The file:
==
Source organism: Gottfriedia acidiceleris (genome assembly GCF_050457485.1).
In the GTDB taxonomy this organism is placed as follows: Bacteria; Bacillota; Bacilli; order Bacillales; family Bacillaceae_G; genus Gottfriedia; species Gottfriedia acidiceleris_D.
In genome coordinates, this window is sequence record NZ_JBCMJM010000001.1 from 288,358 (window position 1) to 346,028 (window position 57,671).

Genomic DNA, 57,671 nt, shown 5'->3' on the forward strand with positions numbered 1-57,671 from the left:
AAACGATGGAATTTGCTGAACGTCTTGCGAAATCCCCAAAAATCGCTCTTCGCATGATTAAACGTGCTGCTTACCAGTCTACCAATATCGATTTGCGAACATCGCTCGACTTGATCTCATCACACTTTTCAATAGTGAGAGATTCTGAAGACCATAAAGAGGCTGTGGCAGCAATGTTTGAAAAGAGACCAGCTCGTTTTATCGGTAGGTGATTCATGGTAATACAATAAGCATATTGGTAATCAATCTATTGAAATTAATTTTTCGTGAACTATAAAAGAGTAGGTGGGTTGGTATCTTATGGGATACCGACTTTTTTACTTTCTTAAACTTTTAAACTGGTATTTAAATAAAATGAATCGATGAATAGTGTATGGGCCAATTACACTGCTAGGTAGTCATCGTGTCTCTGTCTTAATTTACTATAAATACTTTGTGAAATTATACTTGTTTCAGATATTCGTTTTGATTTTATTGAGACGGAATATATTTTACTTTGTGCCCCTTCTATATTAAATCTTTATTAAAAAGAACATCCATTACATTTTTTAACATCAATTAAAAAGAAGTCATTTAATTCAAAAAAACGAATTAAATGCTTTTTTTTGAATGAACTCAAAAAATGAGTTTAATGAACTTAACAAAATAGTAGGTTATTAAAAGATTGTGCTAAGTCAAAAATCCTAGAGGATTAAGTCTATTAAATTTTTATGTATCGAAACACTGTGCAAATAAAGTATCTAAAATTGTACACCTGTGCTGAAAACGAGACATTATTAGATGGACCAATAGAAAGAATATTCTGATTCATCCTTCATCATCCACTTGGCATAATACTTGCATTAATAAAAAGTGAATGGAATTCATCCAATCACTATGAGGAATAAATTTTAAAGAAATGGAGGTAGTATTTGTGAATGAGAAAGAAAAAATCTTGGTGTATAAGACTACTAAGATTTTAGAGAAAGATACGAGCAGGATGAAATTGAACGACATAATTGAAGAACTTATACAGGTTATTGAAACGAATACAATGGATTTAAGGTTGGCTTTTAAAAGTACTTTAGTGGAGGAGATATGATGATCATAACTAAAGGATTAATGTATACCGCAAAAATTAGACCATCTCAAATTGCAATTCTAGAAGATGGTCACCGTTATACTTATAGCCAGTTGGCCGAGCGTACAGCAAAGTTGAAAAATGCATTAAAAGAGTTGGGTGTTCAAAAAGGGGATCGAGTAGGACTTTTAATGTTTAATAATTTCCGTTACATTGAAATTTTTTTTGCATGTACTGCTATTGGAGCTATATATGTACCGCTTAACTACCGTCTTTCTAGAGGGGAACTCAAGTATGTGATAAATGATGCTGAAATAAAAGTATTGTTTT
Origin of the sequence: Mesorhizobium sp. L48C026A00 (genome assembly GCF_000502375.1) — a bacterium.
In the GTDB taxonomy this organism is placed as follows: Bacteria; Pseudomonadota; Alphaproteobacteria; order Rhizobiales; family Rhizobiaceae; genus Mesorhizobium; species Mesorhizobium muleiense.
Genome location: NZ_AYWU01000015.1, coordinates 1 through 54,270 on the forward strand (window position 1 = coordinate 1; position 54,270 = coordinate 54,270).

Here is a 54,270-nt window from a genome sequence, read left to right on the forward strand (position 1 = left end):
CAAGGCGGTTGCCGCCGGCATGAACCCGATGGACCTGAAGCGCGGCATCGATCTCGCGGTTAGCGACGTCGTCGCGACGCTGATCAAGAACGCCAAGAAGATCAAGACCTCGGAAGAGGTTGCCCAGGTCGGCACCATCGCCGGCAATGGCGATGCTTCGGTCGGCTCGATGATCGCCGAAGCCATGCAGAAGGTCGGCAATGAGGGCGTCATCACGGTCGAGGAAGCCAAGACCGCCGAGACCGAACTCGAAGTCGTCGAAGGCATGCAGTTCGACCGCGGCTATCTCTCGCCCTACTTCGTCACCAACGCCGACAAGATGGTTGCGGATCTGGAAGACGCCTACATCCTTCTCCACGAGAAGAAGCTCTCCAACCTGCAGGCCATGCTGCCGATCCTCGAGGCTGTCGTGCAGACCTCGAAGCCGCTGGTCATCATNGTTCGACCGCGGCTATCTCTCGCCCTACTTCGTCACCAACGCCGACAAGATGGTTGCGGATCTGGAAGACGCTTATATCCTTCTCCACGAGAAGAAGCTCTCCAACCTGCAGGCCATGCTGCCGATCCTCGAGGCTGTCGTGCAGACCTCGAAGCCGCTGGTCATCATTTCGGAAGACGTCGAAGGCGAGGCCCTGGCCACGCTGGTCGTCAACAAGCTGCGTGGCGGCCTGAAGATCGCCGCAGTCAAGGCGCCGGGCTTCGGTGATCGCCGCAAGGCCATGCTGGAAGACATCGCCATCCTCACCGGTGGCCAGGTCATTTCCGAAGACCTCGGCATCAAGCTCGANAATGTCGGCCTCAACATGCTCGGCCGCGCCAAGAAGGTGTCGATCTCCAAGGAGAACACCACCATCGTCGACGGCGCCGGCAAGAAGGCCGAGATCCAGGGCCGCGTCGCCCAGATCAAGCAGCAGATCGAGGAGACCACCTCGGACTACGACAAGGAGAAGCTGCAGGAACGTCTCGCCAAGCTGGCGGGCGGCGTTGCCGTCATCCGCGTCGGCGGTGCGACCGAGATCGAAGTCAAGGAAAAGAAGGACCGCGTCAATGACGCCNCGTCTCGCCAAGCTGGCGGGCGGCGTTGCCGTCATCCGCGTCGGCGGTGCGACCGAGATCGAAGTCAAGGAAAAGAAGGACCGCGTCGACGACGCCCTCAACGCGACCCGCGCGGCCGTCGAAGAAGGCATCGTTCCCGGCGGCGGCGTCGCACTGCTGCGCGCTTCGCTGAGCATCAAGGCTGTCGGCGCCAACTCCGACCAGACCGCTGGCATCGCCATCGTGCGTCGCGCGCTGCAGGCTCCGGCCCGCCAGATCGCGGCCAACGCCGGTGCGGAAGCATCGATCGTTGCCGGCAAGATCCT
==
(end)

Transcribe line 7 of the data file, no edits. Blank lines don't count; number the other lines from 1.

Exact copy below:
In the GTDB taxonomy this organism is placed as follows: Bacteria; Pseudomonadota; Alphaproteobacteria; order Rhizobiales; family Rhizobiaceae; genus Mesorhizobium; species Mesorhizobium muleiense.